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In just a few years, mobile payment has become so ingrained in the lives of Chinese people that they are driving stores in overseas tourist destinations to adopt the technology.
Three-fourths of supermarkets and convenience stores in Singapore, Malaysia and Thailand now accept Chinese mobile payment, according to a Nielsen survey released Monday. Some 71 percent of duty-free stores and luxury stores in those countries also take the payment method.
The two dominant operators are Alipay, which is run by Alibaba-affiliate Ant Financial, and WeChat Pay, which is tied to Tencent's ubiquitous Chinese messaging app, WeChat. Alipay co-issued the report, which covers 1,244 merchants and 2,806 Chinese residents surveyed in the fall of 2018.
"Along with the increasingly personalized and sophisticated demand of Chinese tourists, improving the global coverage of mobile payments is a long-term project (for merchants)," Andy Zhao, president of Nielsen China, said in a statement.
Usage rate of mobile payment by Chinese tourists
Thailand is expected to be the most popular overseas travel destination for Chinese tourists during the Chinese New Year holiday in February, according to travel booking site Ctrip. Japan, Malaysia, Singapore and the U.S. also rank among the top 10 countries for what Ctrip predicts will be 7 million Chinese tourists during the upcoming holiday.
From street peddlers to high-end department stores, mobile pay has taken China by storm. Company promotions, a lack of credit card usage and extensive smartphone penetration helped turn a cash-based society into one in which seemingly everyone scans a QR code with a phone to pay, regardless of age. Transaction volume skyrocketed from around $5 trillion in 2016 to nearly $16 trillion by the first quarter of 2018, according to Analysys data cited in a Hillhouse Capital report.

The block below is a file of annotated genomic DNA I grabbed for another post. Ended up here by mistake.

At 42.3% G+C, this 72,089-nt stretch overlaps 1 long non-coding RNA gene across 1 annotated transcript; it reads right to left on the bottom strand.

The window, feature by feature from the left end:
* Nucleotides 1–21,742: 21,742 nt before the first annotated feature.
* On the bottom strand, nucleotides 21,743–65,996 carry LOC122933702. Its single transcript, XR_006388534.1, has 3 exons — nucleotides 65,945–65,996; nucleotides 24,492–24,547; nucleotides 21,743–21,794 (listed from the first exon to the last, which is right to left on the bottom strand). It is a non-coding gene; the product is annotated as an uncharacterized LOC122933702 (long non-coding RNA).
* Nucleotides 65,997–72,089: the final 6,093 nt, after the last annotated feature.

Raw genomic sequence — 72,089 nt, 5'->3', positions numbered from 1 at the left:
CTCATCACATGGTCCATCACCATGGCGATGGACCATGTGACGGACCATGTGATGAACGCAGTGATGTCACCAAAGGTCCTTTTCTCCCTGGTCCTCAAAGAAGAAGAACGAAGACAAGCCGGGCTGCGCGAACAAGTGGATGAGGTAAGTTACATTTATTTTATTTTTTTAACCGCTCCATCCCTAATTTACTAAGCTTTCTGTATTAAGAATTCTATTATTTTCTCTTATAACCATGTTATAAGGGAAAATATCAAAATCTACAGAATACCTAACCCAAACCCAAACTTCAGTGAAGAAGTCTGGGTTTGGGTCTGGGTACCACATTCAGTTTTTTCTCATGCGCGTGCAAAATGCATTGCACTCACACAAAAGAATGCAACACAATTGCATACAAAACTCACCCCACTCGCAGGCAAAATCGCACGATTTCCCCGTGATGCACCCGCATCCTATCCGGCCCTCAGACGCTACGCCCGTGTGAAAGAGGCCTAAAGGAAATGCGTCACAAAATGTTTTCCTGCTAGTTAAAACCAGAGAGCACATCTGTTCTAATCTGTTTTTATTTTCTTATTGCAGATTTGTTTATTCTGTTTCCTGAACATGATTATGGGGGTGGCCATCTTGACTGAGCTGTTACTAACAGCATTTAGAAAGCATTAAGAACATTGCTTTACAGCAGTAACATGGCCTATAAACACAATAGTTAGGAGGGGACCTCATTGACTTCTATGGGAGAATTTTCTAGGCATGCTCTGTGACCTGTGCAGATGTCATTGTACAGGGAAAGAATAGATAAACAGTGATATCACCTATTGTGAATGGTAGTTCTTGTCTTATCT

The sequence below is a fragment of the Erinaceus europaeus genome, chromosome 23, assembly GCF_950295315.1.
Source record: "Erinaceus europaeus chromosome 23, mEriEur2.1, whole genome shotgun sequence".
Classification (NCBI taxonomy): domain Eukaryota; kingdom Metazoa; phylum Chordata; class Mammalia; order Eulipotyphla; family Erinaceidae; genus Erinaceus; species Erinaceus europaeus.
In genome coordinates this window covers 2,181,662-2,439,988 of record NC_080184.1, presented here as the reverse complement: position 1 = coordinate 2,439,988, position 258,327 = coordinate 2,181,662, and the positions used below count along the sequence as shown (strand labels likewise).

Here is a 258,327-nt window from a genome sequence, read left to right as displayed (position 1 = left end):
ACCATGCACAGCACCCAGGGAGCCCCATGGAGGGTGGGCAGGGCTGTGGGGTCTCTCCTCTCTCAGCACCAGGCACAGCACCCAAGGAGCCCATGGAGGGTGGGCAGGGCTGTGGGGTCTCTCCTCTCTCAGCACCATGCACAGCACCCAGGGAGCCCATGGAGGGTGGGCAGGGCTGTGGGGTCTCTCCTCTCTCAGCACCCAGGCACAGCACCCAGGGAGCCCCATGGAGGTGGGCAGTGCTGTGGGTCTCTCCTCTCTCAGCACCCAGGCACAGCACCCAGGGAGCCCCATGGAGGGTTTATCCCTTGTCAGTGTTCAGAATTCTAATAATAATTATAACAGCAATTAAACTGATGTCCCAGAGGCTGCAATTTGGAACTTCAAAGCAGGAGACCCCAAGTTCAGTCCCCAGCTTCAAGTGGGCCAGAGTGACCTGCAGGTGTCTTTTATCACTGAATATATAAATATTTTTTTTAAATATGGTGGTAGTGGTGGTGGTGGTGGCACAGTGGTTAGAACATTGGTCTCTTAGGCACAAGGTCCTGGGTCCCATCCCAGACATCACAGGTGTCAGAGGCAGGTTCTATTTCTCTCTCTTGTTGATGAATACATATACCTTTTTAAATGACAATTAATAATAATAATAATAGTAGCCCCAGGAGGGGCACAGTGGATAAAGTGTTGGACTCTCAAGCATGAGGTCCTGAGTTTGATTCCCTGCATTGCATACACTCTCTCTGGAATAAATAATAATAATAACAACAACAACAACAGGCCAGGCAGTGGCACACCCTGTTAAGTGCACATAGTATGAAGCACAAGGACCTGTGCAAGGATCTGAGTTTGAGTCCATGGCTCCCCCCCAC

As Chinese tourists take the mobile pay habit abroad, merchants are adapting quickly. Of those in Singapore, Malaysia and Thailand who accept Chinese mobile pay, 88 percent adopted the technology in the last two years, the Nielsen survey found. Of those who accept the payment methods, 40 percent said overall foot traffic increased.
The report also said roughly 60 percent or more of Chinese people surveyed said they used mobile pay during trips last year to the U.S., Canada, the U.K., France, Germany or Italy.
Overall, more Chinese tourists used mobile pay than cash while traveling last year, the report said. Bank cards did remain the most common payment method, while shopping, accommodation and dining remained the top three spending categories.
To be clear, increased overseas support for the technology doesn't necessarily mean locals will be using it anytime soon. Alipay, for example, requires a Chinese mobile number and bank account. The payment technology works abroad through partnerships with local merchants and companies, such as First Data in North America.
However, just as luxury stores hired Mandarin-speaking staff to serve Chinese tourists, more tourist destinations may feel the need to accept Alipay and WeChat Pay.
"Looking forward, we will support the efforts of more local merchants to connect with Chinese tourists and boost their business growth," Chen Jiayi, head of business operations for Alipay's cross-border business, said in a statement.
Even as China's economy slows, Ctrip's expectation of 7 million outbound travelers this Chinese New Year is up slightly from last year's prediction of 6.5 million.
In addition, data shows more people from smaller cities are interested in traveling overseas. The country's cities are divided into tiers, with Beijing and Shanghai among the first tier and Nanjing and Chengdu among the second.
The Nielsen survey found more tourists from second-tier cities than first-tier ones visited Europe last year and spent an average of $6,006 on outbound travel, up from $472 in 2017.